4 keys to online engagement at a Harlem charter system

Online learning provided students with more individualized attention at East Harlem Scholars Academies

Administrators at East Harlem Scholars Academies say student achievement held steady, and in some cases improved, after the sudden shift to online learning this spring.

The public charter system in New York City serves 1,500 pre-K through 12 students, 60% of whom are Latinx and 30% of whom speak only Spanish.

This summer, the system’s teachers and instructional staff have been designing an even more comprehensive blended learning program for the fall, says Robert S. Harvey, superintendent and senior managing director of East Harlem Scholars Academies.

“Online learning allowed us to balance our differentiation for students in ways that in-person doesn’t allow for because of a teacher’s extra responsibilities,” Harvey says. “When you remove lunch, recess and transition duties, teachers are able to use space and time to differentiate.”

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Harvey cited  other reasons for his system’s success with engagement in online learning:

1. Engagement anxiety: Online learning alleviated the “engagement anxiety” that makes some students hesitant to participate in a brick-and-mortar class. Online, students don’t feel as if all eyes are on them when they engage in discussions, Harvey says.

2. Self-pacing: Online learning was more conducive the the system’s students progressing at their own pace. There was less pressure on teachers to create lesson plans that required students to turn assignments in at the end of class. Teachers sldo had more time to review work with learners individually, Harvey says.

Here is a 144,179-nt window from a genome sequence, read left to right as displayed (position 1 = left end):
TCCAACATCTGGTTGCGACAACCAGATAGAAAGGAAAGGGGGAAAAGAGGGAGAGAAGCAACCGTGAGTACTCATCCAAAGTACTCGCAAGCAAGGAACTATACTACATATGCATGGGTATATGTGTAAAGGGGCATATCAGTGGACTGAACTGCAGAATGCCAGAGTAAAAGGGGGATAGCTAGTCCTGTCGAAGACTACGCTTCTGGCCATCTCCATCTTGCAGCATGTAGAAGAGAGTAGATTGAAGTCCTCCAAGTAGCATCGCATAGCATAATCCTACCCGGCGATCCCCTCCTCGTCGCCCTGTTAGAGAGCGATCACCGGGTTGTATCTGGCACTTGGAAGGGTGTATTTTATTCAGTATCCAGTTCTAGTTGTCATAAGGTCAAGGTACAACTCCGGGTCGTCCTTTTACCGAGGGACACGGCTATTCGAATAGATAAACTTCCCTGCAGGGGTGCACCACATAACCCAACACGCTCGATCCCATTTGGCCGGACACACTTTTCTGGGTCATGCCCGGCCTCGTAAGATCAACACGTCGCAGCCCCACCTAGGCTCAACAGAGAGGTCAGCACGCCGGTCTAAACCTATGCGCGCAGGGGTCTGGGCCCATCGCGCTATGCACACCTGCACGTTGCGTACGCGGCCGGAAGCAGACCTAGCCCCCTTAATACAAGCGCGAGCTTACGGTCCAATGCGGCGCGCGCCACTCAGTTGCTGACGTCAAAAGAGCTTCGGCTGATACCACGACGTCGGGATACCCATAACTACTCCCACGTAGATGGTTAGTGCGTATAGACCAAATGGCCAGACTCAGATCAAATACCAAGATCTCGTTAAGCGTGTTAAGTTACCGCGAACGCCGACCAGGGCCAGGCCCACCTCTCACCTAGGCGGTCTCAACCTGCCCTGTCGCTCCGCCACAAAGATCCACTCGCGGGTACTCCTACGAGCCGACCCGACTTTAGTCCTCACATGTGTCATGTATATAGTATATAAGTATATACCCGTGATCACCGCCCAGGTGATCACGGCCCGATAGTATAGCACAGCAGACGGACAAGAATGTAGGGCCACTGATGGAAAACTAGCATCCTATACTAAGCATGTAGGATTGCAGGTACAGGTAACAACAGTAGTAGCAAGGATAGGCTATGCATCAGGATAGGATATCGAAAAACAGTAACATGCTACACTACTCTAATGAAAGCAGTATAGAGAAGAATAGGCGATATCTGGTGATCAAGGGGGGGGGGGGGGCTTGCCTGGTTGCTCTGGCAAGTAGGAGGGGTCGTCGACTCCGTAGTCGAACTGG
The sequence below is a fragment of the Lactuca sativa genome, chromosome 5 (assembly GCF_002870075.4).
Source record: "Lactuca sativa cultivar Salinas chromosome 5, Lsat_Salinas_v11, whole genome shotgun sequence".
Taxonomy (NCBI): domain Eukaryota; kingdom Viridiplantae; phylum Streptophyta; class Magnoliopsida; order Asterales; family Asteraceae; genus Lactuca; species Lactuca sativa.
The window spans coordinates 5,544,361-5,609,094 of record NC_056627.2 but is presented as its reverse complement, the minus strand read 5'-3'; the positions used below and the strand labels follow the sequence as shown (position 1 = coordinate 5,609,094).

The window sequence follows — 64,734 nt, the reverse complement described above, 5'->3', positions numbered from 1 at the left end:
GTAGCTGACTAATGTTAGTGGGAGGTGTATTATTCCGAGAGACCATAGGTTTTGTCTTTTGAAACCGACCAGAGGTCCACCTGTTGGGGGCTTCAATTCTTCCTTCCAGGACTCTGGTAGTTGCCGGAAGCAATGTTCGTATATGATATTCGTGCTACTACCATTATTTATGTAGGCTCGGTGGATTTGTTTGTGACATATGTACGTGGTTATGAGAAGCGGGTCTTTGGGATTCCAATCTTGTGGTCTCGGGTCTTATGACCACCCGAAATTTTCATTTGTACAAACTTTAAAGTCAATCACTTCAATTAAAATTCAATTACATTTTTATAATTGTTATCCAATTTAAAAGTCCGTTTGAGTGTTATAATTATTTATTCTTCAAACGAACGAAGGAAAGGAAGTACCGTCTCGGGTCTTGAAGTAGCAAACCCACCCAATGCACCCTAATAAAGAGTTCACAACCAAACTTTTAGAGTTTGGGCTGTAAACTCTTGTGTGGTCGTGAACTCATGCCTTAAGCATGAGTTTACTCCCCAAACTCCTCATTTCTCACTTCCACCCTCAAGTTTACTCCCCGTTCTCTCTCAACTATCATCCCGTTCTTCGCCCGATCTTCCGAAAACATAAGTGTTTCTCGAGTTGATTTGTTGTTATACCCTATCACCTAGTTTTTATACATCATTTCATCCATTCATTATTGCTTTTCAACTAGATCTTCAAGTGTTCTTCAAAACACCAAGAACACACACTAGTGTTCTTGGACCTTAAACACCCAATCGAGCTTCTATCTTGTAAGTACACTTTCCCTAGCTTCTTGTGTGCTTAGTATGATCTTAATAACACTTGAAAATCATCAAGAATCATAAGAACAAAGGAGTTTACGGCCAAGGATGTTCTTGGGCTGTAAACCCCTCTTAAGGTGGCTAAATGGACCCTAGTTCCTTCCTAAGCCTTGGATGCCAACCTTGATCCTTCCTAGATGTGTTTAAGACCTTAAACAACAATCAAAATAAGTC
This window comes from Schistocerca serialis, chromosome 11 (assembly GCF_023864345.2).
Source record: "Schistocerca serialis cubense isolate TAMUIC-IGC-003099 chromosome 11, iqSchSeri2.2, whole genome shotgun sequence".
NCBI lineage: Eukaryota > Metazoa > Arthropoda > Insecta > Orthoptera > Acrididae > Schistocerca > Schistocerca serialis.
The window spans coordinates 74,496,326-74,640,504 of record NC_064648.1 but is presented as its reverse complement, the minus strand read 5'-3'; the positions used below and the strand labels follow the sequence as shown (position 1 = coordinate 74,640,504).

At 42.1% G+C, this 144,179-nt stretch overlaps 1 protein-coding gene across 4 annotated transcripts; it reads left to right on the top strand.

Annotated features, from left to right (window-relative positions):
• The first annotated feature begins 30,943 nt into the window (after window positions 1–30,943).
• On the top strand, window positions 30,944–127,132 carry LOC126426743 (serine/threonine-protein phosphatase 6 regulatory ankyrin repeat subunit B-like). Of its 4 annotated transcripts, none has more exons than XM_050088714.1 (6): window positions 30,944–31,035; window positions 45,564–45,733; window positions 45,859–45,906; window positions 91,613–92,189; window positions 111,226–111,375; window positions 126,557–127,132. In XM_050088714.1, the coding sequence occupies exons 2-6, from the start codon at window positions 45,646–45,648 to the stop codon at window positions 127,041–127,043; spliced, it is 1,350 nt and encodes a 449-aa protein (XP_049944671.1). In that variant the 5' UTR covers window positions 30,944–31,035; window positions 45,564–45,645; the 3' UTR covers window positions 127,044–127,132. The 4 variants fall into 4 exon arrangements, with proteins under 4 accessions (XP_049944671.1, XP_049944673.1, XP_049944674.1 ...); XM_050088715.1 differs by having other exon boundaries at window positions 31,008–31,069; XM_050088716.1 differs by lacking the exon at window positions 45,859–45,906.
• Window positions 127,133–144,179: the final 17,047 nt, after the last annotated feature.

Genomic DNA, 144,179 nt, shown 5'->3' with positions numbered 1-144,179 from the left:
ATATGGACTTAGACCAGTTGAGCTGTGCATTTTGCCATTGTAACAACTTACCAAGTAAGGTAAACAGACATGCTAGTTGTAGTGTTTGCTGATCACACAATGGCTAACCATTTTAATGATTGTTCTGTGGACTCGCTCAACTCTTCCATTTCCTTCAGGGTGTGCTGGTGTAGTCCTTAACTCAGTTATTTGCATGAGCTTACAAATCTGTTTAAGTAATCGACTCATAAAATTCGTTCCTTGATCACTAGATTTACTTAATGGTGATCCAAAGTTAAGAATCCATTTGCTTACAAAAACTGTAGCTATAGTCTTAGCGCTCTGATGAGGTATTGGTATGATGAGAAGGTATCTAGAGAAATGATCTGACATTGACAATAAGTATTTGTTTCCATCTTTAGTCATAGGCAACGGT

“Online, the pacing can be more fluid and student responsive,” he says. “We can give certain scholars more time, which feels a lot more inclusive.”

During online learning, the charter system also saw an increases in attendance and the amount of completed work students turned in.

3. One-on-one interactions: Teachers were able to have two to three one-on-one interactions with each student while school were closed. Administrators also reached out to families every weekly to do wellness checks.

Teachers and students also got a day off every once in a while to refresh and take a break from sitting in front of their screens.


Matt Zalaznick
Matt Zalaznick
Matt Zalaznick is a life-long journalist. Prior to writing for District Administration he worked in daily news all over the country, from the NYC suburbs to the Rocky Mountains, Silicon Valley and the U.S. Virgin Islands. He's also in a band.

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